theft old picture

The answer to that question may sound simple. The basic concept behind the term theft is relatively easy to understand, how the act can be accomplished varies greatly depending on the circumstances.

The California Penal Code describes the different methods used by thieves to achieve their goal: “Every person who shall feloniously steal, take, carry, lead, or drive away the personal property of another, or who shall fraudulently appropriate property which has been entrusted to him or her, or who shall knowingly and designedly, by any false or fraudulent representation or pretense, defraud any other person of money, labor or real or personal property, or who causes or procures others to report falsely of his or her wealth or mercantile character and by thus imposing upon any person, obtains credit and thereby fraudulently gets or obtains possession of money, or property or obtains the labor or service of another, is guilty of theft.”

Earlier versions of the law referred to different forms of theft as larceny, embezzlement, or stealing.

To simplify any confusion, “theft” has replaced larceny and the other earlier terms. Now whenever, “any law or statute of this state refers to or mentions larceny, embezzlement, or stealing, said law or statute shall hereafter be read and interpreted as if the word ‘theft’ were substituted therefor.”[1]

While the names of various offenses have been reduced to a single term, the crimes themselves have not been altered they remain the same as they were under the older terms. When determining whether a theft crime has been committed it is necessary often to look to the elements of their previous versions for the answer.[2]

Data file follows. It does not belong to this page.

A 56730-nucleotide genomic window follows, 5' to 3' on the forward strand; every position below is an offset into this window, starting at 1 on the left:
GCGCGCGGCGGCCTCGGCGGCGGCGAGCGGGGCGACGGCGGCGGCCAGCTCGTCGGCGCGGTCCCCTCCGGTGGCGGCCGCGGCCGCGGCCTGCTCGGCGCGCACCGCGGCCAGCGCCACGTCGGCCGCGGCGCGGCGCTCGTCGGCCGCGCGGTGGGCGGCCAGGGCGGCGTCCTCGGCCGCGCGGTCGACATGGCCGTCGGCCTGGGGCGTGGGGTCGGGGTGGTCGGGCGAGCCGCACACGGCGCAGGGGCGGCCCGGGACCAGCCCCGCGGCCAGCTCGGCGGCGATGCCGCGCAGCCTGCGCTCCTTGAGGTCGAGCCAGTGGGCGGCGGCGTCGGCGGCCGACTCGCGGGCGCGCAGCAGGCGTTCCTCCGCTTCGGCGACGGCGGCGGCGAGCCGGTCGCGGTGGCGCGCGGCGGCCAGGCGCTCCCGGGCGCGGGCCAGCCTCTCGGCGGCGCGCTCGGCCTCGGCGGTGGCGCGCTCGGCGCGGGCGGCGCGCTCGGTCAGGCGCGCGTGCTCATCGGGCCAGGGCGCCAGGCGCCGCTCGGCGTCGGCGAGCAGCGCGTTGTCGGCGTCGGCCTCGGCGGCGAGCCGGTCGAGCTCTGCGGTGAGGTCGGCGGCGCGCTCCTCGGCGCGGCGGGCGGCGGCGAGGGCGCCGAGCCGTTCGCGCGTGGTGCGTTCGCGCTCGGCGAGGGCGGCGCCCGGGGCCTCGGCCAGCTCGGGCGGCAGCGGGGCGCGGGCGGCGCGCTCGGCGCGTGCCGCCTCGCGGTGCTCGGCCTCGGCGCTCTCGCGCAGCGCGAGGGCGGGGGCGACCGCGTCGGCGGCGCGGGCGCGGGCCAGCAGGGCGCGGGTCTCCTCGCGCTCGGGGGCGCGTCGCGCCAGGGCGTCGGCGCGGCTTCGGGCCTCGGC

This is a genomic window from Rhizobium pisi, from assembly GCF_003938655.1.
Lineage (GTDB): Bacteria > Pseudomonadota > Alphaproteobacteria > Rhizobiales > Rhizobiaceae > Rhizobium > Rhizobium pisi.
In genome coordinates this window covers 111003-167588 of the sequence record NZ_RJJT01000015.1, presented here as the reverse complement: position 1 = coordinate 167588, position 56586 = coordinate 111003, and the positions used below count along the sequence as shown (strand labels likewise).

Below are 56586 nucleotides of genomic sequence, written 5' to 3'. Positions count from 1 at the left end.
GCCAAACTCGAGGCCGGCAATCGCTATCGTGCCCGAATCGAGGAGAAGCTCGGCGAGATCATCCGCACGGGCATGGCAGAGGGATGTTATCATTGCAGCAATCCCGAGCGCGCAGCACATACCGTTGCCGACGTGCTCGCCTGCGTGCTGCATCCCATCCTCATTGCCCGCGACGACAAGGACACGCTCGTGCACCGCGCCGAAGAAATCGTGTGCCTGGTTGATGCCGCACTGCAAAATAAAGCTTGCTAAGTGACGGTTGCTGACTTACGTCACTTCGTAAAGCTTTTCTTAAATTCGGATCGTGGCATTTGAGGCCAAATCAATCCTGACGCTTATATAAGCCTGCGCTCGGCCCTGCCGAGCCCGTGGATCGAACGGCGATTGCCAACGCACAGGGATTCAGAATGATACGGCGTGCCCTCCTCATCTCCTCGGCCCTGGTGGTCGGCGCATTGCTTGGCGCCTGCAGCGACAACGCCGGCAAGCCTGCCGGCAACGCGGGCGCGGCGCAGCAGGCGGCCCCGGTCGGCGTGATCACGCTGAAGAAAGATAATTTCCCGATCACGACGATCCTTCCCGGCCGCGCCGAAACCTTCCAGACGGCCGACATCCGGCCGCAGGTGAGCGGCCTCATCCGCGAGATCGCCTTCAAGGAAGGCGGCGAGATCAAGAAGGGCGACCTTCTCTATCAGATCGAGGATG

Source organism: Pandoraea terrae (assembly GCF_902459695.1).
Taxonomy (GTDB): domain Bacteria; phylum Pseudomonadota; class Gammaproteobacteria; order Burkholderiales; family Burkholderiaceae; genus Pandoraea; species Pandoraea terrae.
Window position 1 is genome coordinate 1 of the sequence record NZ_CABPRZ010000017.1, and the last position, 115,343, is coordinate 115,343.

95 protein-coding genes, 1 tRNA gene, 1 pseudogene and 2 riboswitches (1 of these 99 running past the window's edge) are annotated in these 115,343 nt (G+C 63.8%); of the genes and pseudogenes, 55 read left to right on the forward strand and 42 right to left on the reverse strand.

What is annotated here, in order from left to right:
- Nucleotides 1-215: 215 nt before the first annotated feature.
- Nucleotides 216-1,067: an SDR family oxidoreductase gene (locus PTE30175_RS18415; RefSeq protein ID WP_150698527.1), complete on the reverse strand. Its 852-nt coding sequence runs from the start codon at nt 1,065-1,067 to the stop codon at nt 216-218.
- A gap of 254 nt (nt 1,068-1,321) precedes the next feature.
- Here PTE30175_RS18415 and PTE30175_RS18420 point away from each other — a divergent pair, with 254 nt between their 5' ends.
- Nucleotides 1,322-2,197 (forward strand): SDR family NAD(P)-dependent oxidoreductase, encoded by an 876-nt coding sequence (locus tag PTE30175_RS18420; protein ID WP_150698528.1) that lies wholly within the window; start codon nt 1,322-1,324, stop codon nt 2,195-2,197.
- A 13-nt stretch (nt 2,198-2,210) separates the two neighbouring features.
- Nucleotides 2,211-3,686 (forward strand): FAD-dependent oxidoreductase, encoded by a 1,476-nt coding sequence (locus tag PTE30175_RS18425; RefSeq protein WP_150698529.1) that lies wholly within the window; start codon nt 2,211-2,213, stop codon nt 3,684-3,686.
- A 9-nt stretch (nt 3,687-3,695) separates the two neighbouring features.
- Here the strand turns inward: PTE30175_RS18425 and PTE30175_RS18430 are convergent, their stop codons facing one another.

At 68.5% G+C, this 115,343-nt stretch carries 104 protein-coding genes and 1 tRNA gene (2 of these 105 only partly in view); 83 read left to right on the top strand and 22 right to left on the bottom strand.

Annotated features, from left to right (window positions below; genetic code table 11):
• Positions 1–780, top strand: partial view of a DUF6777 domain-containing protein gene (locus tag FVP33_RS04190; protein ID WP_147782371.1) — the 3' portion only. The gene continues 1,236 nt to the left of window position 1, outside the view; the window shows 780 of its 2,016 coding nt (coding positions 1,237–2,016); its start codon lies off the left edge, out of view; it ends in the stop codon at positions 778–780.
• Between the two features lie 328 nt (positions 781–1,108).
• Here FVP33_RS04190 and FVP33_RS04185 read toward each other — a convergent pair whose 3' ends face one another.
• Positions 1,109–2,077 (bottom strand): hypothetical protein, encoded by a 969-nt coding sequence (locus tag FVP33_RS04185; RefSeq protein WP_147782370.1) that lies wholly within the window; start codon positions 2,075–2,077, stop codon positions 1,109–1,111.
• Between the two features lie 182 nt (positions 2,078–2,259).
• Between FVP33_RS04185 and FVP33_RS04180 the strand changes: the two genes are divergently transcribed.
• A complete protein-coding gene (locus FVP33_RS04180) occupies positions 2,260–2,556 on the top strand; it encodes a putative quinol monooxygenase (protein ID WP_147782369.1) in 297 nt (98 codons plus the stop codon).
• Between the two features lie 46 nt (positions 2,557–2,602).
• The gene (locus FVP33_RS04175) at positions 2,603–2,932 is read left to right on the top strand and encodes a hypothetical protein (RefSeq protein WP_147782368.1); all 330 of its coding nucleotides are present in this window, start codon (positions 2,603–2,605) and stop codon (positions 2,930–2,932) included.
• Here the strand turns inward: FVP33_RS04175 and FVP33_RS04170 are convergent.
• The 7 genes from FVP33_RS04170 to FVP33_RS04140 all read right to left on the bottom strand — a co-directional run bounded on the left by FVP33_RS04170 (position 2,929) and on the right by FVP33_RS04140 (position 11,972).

The term Larceny applies to a theft or taking from another where the taking is not from the owner directly, but by a thief having custody of the owner’s property at the time of the taking who converts it to their own use.[3]

The fact a person or owner of property who is no longer in actual possession of the property can be the victim of a theft or taking is a legal fiction referred to as “constructive possession.” A person, or thief may have legal or consensual “custody” of the property of the owner, in a manner that is not considered actual “possession,” since it does not involve the transfer of title and is usually only temporary. If a thief having custody under these circumstances converts the property to their own use while it is in their custody, then they have taken it from the owner’s “constructive possession.” The conversion of the owner’s property by the thief is considered taking it from the owner’s actual possession even though the owner does not have actual possession at the time of the taking. The taking element of the theft is satisfied by using a legal construct that may defy logic, but satisfies the necessary element of taking.

LOST PROPERTY theft old picture

The same concept applies to lost property. Even though the property is no longer in the actual possession of the owner it is nevertheless deemed to be in the constructive possession of the owner. If a person finds lost property and there is an attempt to locate the owner then there is no theft. However, if there exist facts that may identify the actual owner of the property, the finder must attempt to locate the owner, if they don’t and appropriate the property to their own use they are guilty of a larceny.[4]

[1] Section 490a of the California Penal Code; People v. Davis (1998) 19 C.4th 301, 304, 79 C.R.2d 295, 965 P.2d 1165

[2] People v. Ashley (1954) 42 C.2d 246, 258, 267 P.2d 271; People v. Carter (1933) 131 C.A. 177, 183, 21 P.2d 129; People v. Edwards (1933) 133 C.A. 335, 339, 24 P.2d 183

[3] People v. Davis (1893) 97 C. 194, 195,

[4] Section 485 of the California Penal Code; People v. Buelna (1889) 81 C. 135, 137; Section 484 of the California Penal Code; People v. Moses (1990) 217 C.A.3d 1245, 1252, footnote 7; People v. Zamani (2010) 183 C.A.4th 854, 865, 866; People v. Baker (2005) 126 C.A.4th 463,